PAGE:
Last May, I wrote about the rise of the everyday hero, after we saw Sir Tom Moore raise over £30m for the NHS by walking 100 lengths of his garden before his 100th birthday. An impressive feat, and he wasn’t the only one going above and beyond during such a tumultuous time. The shop assistants, the delivery drivers, teachers, doctors, nurses (the list goes on) carried on working and keeping the world turning so that the rest of us could stay safe and stay at home.
Fast forward to January 2021 and NFL commissioner Roger Goodell announced that 7,500 vaccinated healthcare workers from the Tampa and Central Florida area would be invited to attend Super Bowl LV on February 7. This follows on from the NFC Championship Game in January, which saw the Green Bay Packers welcome healthcare workers, first responders and season-ticket holders back to the stadium to watch them take on Tom Brady’s Buccaneers. The Super Bowl is one of the most iconic events in the sporting calendar, and what better way to lead by example and encourage other sports to follow suit as fans begin to make a tentative return to the stands.
The NFL, however, isn’t the first US major league to prioritise those on the frontline; back in April of last year we saw former Boston Red Sox star David Ortiz, and actor John Krasinski surprise medical professionals at Boston’s Beth Israel Deaconess Medical Center by donating four Red Sox tickets for life to everyone that works there. The staff of Beth Israel Deaconess Covid unit were also invited to Fenway Park for a private visit and Krasinski welcomed them to the field to deliver the first pitch of 2020 Major League Baseball season. A touching gesture for those involved.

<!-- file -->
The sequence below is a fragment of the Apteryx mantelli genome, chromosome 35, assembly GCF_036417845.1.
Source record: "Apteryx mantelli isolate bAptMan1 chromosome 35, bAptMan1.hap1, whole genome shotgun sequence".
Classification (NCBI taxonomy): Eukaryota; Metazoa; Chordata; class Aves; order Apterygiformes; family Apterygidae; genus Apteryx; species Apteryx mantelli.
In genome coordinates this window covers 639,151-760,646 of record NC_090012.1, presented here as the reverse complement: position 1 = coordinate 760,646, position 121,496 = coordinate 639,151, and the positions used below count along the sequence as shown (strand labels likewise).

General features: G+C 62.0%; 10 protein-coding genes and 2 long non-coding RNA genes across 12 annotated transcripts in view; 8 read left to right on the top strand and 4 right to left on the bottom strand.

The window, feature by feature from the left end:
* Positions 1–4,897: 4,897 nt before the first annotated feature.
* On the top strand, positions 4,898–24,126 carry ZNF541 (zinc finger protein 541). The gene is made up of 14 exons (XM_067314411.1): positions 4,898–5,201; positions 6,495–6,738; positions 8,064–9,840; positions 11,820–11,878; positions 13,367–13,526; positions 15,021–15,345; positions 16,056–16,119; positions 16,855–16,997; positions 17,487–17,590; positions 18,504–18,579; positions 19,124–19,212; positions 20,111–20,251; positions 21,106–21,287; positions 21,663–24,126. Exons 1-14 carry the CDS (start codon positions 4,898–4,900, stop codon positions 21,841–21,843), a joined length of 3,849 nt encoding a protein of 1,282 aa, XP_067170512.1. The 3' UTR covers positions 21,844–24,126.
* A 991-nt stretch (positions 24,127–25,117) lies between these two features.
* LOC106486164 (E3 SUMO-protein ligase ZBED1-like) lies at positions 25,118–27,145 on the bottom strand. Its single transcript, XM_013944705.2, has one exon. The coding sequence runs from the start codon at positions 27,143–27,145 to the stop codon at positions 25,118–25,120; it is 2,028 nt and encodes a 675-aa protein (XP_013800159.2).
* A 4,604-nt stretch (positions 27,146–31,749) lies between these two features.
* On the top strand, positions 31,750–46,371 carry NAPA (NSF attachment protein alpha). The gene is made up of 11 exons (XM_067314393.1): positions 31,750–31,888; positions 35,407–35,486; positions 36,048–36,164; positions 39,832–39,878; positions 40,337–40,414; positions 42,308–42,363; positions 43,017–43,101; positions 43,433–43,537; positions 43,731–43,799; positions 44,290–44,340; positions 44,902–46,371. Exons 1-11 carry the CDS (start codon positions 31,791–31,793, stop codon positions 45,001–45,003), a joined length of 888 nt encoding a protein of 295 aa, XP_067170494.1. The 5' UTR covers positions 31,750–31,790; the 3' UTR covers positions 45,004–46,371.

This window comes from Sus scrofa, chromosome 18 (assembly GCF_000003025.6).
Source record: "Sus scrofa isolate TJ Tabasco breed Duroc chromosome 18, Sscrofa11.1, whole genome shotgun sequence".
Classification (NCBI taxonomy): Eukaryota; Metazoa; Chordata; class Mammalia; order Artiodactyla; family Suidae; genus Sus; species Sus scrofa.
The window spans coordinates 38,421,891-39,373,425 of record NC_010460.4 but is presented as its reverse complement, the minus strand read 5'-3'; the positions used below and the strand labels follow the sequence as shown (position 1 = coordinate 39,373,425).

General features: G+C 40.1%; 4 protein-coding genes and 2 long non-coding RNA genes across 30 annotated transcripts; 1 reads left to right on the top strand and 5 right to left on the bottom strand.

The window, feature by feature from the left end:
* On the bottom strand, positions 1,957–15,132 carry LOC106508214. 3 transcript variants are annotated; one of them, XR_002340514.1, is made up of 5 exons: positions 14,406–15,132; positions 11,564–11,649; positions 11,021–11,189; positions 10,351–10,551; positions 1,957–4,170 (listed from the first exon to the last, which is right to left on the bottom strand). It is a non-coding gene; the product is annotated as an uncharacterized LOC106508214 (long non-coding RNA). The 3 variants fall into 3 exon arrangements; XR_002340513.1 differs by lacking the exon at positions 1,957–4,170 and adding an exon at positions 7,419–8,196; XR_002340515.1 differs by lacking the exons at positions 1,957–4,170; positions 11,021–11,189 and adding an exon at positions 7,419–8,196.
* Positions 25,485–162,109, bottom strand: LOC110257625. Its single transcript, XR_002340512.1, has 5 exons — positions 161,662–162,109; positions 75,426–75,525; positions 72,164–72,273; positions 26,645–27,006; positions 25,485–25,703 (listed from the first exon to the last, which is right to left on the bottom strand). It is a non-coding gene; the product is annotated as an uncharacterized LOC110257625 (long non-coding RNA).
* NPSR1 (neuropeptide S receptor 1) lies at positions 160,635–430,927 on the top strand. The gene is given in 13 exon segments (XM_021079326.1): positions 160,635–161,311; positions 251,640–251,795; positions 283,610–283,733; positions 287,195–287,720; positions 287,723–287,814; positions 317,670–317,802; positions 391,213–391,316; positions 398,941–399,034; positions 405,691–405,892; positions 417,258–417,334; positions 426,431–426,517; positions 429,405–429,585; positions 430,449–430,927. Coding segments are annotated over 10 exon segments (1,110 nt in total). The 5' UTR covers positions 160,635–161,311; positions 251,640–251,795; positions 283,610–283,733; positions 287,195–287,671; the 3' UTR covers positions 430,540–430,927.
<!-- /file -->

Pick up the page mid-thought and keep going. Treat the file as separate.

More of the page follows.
In May 2020, The National Hockey League’s New Jersey Devils also donated 10,000 tickets for the 2020-21 season to healthcare workers from their local health system as part of a new ticket system they introduced in the midst of the pandemic. A taste of things to come.
Last month Chelsea Football Club owner, Roman Abramovich, announced that he would cover the cost of providing accommodation for NHS workers to stay at the hotel located at Chelsea’s Stamford Bridge stadium. This is the second time Abramovich has rolled out this initiative, which allows NHS staff to stay in London and avoid long commutes after working long hours during this tough time. Nor was this the only example of a Premier League club giving back for a good cause, as Crystal Palace donated their stadium, Selhurst Park, to the NHS to be used a vaccination centre in the fight against coronavirus. The stadium is now one of London’s biggest vaccination centres and plays a pivotal role in the roll out of the vaccine in the city.
Although nothing can compensate for what these people have sacrificed over the last year, initiatives like these not only provide a vital pathway out of this pandemic but also indicate an exciting opportunity as to how our industry can give back to those who have given so much. Sport has the power to create positive change in the world and as we start seeing fans slowly and safely return to live events, it’s reassuring to see organisations giving early access to the people who have put their lives on the line to help others during this pandemic.
Could this be a trend for 2021? The importance of purposeful partnerships has never been greater, and today’s consumers want more from the brands and rights-holders they know and love. Although it’s hard to convey true altruism in any campaign or partnership, authenticity will go a long way, especially with the hyper-aware Gen Z audience. As stadiums start to refill across the world, hopefully we will see other sports follow suit and give a small token of appreciation back to our essential workers. Not just because it’s “the right thing to do” but because they deserve it.